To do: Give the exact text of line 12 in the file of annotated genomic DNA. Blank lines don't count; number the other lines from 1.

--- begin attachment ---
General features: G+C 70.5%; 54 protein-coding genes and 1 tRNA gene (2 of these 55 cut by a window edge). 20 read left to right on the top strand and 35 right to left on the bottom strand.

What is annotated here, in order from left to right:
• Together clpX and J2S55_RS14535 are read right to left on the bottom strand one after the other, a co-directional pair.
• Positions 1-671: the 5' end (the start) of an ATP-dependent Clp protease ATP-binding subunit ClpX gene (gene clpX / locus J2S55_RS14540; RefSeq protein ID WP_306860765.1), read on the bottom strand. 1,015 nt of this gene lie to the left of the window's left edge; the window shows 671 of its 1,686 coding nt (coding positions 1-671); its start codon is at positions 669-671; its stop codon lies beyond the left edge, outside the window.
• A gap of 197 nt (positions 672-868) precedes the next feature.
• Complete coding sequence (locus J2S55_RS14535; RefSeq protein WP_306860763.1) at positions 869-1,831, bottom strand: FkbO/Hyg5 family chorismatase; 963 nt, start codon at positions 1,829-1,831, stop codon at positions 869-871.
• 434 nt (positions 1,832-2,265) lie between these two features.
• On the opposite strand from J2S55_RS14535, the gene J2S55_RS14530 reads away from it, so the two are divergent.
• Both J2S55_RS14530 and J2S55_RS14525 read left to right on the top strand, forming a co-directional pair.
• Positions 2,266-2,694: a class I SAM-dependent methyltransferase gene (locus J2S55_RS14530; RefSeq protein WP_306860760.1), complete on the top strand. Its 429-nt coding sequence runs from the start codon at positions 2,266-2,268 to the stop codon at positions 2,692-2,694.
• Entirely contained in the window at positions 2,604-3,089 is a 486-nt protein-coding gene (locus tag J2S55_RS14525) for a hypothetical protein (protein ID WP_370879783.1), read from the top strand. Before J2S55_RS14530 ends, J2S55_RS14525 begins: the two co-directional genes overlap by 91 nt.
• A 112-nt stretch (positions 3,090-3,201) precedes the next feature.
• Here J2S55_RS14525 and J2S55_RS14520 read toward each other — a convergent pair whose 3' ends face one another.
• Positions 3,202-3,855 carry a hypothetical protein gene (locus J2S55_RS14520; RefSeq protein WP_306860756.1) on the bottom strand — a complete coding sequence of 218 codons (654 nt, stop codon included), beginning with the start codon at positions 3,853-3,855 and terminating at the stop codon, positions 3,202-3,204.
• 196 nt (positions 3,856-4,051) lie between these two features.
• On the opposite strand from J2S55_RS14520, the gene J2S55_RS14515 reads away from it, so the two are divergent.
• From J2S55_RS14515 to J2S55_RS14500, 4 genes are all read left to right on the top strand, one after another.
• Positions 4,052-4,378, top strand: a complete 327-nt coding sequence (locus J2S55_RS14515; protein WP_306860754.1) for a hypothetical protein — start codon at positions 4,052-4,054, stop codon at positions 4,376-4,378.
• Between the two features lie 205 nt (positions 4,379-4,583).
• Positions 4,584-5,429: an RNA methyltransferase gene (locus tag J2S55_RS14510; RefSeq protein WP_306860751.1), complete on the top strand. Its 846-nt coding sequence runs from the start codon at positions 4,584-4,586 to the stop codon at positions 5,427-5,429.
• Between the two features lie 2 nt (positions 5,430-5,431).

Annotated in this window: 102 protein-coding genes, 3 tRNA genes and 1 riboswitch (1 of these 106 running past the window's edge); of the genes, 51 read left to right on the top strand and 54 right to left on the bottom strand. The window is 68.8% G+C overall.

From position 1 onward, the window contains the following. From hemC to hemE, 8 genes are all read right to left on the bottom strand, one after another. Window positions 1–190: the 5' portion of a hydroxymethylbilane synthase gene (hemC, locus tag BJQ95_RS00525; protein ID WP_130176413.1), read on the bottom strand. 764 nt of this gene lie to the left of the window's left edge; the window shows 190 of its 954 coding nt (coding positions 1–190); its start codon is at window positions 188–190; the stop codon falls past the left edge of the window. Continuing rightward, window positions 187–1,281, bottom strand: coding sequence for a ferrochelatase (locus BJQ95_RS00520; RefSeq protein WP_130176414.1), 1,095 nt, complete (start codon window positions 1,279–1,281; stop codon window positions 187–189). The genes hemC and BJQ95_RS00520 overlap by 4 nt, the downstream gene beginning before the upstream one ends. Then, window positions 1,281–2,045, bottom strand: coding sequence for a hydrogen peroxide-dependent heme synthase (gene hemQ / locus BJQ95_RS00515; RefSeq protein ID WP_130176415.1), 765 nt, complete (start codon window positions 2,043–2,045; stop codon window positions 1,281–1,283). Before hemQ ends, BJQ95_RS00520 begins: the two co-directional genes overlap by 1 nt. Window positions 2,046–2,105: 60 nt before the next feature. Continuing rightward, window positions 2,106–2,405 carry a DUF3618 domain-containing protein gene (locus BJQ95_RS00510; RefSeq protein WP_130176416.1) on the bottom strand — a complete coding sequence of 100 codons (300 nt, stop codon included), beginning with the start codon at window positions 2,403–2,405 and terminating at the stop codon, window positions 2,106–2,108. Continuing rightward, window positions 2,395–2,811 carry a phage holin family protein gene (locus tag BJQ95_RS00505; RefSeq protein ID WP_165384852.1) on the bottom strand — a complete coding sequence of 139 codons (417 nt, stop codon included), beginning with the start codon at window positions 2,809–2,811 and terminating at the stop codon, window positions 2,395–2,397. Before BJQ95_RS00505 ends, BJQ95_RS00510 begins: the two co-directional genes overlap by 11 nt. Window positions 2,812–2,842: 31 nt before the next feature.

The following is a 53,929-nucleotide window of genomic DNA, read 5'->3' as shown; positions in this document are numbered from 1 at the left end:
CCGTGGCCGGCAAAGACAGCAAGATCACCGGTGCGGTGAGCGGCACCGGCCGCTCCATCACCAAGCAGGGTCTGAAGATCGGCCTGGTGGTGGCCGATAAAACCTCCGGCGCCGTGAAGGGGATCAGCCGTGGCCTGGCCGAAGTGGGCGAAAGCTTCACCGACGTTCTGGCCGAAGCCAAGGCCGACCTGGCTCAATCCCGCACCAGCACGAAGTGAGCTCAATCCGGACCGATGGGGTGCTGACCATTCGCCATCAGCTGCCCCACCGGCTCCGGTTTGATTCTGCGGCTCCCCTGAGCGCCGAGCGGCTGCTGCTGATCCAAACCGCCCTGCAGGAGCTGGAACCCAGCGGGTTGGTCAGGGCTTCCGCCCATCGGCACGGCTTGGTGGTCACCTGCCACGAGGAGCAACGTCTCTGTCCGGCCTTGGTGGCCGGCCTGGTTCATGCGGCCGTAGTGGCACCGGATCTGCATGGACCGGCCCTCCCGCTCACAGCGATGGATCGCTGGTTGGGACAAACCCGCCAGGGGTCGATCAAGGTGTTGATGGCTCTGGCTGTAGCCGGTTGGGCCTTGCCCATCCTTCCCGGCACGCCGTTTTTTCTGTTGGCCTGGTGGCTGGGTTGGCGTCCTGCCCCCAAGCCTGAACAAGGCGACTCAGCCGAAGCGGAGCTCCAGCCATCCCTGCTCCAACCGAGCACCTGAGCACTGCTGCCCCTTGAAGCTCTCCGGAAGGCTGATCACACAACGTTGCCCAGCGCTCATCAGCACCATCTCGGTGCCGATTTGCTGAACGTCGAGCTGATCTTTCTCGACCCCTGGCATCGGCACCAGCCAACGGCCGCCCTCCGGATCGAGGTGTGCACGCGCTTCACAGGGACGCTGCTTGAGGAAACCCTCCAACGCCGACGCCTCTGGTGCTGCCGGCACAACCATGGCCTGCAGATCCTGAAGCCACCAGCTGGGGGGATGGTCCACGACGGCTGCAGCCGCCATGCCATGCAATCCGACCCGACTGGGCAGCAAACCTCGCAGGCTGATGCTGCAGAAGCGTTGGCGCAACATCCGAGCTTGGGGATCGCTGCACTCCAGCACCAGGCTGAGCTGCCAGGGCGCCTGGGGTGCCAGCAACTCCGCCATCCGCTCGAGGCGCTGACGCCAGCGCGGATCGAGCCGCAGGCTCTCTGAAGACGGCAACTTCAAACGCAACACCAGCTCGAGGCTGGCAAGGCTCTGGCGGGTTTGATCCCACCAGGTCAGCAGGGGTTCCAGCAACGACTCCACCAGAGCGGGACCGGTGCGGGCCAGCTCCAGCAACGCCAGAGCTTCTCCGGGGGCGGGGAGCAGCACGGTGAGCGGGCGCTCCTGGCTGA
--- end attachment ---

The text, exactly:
• A 112-nt stretch (positions 3,090-3,201) precedes the next feature.